Pflugerville teacher rounds up big donations from businesses for essential at-home learning devices


PFLUGERVILLE, Texs (KXAN) — Pflugerville bilingual teacher Margaret Olivarez spent her summer sending emails to large businesses asking them to #PleaseHelpATeacherOut.

In the email to CEOs, Olivarez wrote:

As an educator I am deeply concerned by the daily rise in Covid 19 cases. Educators have to once again prepare for a school year that will include in class and online instruction. The teachers at Copperfield Elementary, a Title One school located in North East Austin, TX., use their own funds to buy supplies for their students.

Texas teachers do not receive stipends for supply purchases. Our Title One designation means that the majority of our students qualify for free or reduced lunch based on their family income.
Many of our parents are employed in various service industry jobs that either remain closed or operating under reduced hours as a result of COVID-19. These parents are now encountering so many financial challenges that educational technology devices needed for online instruction are not in their budgets.

Our students must remain academically active to achieve educational growth.

Would you be kind enough to sponsor 5 students, or entire class of 22, or a grade level of 80 with a Chromebook, iPad, or Fire tablet? Any donation would be much appreciated. Thank you so much for your consideration. #PleaseHelpATeacherOut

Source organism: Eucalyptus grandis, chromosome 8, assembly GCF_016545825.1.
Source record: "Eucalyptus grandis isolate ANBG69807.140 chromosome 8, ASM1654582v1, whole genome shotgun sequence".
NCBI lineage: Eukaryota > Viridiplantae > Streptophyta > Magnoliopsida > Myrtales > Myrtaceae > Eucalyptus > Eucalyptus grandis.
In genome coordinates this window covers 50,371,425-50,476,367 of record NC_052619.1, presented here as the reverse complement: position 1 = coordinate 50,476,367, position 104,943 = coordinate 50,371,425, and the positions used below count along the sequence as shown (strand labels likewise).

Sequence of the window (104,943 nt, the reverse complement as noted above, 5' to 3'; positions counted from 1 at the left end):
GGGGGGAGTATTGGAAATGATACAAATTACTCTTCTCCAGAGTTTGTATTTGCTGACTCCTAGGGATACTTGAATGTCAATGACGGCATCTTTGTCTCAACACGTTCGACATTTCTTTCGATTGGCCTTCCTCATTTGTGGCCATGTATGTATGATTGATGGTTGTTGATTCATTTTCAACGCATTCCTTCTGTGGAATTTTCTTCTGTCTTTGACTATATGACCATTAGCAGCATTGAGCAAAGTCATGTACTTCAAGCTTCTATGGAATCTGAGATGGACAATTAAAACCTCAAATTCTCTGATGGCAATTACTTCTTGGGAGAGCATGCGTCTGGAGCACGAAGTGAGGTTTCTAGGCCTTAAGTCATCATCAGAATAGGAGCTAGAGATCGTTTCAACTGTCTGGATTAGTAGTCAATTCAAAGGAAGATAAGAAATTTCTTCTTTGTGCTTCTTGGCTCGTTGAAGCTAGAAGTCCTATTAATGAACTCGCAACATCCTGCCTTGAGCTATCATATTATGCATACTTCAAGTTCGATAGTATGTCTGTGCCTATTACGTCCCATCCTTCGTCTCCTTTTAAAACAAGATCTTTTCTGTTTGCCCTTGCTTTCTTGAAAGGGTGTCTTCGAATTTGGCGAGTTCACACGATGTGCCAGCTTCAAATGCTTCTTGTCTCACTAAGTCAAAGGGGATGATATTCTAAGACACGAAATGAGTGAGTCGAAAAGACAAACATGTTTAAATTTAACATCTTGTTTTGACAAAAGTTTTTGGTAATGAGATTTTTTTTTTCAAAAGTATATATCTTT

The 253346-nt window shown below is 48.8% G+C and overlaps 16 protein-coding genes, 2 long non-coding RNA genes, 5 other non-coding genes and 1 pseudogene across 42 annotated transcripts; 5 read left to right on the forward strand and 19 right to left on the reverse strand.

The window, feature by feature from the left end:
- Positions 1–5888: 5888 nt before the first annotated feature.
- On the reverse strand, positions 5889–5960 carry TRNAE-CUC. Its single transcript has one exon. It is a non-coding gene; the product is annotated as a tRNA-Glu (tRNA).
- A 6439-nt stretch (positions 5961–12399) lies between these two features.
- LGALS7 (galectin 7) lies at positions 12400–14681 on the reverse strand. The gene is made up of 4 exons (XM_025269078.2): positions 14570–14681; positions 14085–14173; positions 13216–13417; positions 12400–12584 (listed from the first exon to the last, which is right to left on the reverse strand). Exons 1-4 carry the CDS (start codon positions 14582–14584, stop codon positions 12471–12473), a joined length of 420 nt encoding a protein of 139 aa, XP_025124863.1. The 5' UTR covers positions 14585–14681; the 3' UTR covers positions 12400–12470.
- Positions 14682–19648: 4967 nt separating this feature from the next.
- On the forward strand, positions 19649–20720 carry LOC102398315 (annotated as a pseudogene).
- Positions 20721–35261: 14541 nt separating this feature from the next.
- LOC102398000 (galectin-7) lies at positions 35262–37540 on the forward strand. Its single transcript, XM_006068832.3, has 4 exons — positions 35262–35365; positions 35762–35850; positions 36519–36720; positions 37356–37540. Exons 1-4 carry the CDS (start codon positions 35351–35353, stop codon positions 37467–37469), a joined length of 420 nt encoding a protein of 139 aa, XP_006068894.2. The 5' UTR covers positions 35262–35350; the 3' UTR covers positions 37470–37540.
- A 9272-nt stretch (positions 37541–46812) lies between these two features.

Margaret Olivarez

The emails worked.

Soon Olivarez received more than 100 devices, fire tablets and Chromebooks. Businesses also donated money to help Copperfield Elementary students. State Farm Insurance has donated between $6,000-$8,000, representative Felicia Hutchins said.

“My students did not have the technology needed when the pandemic closed us down in March,” Olivarez said. She wanted to make sure it didn’t happen again, “when you have a house hold with 4 or 5 children it wasn’t easy for every child to get their work done on one device.”

The need was incredible, says Copperfield Elementary Principal Georgie Arenaz.

“We have approximately 570 students and about 85% of those students qualify for free and reduced lunch, so on March 13 when classes were suspended or traditional schooling was suspended, it was really shocking about the digital divide.”

Olivarez received enough donations and collected up to $30,000 through her determination.

“All that money is going to be used to buy devices so every child will have a device in their hands at Copperfield,” she said.

Businesses like State Farm say they were inspired and decided to further help the students by creating a back to school supply drive for people to make donation.

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